Japan’s war-renouncing Constitution does not prohibit it from requesting a pre-emptive attack against North Korea’s ballistic missile bases if weapons are targeted at Japan and there is no other way for the country to defend itself, government ministers told a key Diet panel session on Friday.

Shigeru Ishiba, director general of the Defense Agency, also told the House of Representatives Budget Committee that Japan does not currently have the military capability to conduct pre-emptive attacks against a foreign country.

“We will consider the start (of a military attack) if (Pyongyang) expresses an intention to demolish Tokyo and starts fueling its missiles to realize that,” Ishiba told the committee.

Foreign Minister Yoriko Kawaguchi, who also attended the session, agreed with Ishiba, citing remarks made in 1959 by then Defense Agency chief Shigejiro Ino that striking missile bases in North Korea is within the legal framework of self-defense.

She added that under the Japan-U.S. security treaty, the United States would deal with such a situation after consultations with Japan because the pact obliges the U.S. to protect Japan should it be attacked by a foreign country.

The Constitution is interpreted as strictly limiting the role of Japan’s military forces to defense and was drawn up to prevent a resurgence of the militarism that swept the nation before and during World War II. There has been a perpetual debate over the definition of self-defense.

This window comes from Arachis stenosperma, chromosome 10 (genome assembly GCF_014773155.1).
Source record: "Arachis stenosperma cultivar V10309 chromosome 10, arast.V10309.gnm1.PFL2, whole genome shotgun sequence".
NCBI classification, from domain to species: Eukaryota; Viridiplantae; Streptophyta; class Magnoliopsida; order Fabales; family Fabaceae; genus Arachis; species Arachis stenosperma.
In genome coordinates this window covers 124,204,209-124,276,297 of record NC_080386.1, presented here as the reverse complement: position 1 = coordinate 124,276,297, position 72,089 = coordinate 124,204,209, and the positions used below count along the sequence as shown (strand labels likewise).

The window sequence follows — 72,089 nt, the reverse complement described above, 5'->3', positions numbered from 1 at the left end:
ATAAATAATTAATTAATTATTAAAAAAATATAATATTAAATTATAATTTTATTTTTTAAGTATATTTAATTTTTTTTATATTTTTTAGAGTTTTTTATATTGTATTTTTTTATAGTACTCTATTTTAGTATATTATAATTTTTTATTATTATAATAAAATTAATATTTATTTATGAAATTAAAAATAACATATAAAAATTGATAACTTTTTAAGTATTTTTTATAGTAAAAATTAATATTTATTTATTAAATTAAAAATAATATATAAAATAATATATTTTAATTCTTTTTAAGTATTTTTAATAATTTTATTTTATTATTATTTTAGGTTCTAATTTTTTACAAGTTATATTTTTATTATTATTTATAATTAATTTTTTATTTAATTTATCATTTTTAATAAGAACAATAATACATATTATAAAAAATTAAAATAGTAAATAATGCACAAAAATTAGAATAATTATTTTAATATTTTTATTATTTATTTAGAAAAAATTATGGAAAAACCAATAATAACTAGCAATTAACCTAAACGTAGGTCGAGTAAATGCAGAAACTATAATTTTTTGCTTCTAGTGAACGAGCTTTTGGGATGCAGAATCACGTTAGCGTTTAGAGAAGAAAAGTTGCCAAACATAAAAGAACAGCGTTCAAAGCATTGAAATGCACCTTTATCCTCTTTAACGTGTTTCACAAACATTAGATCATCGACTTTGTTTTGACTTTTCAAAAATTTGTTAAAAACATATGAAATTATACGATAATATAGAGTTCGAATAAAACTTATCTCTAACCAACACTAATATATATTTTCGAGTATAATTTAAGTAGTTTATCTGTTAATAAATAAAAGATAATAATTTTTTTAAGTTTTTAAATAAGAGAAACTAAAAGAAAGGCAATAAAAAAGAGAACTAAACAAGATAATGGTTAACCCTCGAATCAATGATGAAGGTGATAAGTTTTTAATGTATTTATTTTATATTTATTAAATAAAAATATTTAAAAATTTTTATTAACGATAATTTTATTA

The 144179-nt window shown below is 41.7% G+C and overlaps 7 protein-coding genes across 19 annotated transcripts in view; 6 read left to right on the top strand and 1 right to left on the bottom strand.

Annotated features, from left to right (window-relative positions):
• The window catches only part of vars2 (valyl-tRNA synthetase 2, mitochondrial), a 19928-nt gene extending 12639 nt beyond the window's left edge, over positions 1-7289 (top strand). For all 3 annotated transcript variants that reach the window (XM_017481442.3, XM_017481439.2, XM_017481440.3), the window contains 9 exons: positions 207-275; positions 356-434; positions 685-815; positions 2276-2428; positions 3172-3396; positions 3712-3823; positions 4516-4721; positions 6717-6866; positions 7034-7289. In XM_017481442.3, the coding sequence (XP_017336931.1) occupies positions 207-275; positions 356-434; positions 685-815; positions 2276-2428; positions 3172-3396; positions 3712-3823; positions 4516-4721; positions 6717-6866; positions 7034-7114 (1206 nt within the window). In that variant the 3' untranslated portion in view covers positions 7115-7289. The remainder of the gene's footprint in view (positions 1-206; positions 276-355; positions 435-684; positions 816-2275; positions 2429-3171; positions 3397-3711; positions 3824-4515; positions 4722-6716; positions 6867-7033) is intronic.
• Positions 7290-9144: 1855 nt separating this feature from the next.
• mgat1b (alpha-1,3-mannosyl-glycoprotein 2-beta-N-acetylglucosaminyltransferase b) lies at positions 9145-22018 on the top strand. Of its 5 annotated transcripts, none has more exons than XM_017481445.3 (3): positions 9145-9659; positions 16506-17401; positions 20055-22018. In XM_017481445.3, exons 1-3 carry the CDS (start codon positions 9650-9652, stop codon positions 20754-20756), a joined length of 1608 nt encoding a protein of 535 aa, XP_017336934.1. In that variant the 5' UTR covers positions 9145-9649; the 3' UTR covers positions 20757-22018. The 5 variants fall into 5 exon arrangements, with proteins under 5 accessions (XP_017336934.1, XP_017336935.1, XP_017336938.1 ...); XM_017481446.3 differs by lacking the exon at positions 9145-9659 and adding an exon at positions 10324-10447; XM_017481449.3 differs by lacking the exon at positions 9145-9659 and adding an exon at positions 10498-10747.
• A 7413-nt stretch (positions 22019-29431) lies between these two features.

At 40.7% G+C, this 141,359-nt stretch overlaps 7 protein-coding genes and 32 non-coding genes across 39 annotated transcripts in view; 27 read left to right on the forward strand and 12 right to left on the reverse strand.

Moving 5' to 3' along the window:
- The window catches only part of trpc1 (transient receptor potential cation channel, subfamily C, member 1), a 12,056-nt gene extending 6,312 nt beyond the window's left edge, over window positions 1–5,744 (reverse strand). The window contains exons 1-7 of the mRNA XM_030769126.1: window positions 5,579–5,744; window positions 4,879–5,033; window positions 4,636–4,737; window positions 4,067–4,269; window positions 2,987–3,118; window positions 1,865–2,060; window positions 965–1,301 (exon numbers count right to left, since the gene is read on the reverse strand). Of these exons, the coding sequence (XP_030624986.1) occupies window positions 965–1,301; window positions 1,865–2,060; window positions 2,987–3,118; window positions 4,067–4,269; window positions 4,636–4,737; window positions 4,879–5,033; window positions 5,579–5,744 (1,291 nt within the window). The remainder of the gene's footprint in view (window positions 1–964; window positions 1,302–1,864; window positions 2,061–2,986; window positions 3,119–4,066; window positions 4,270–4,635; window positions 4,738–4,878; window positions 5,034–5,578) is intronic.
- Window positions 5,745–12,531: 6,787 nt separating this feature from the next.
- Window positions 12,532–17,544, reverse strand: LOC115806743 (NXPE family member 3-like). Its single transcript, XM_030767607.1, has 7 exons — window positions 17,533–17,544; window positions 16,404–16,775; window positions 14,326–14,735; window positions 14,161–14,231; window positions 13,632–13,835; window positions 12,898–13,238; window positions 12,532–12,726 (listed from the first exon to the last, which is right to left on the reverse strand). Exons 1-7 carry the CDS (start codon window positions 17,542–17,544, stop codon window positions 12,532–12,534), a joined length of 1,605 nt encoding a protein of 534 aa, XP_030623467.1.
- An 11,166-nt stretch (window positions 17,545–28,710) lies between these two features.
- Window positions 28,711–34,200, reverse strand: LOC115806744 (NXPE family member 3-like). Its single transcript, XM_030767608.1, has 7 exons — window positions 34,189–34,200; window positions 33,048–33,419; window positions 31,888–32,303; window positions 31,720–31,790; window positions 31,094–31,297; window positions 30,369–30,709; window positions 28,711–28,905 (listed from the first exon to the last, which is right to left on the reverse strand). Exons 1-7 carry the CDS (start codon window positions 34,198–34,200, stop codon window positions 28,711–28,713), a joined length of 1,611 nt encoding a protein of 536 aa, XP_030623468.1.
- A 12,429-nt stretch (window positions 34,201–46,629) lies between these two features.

The ministers were responding to Yoshinori Suematsu, a member of the Democratic Party of Japan, who asked what the government would do in the event North Korea declared it would “turn Tokyo into a sea of fire” and began clear preparations to launch ballistic missiles.

However, at a news conference later in the day, DPJ Secretary General Katsuya Okada criticized the two ministers for making remarks that identified a specific country, saying it would only serve to heighten tensions with North Korea at a sensitive time and amid ongoing talks over its nuclear program.

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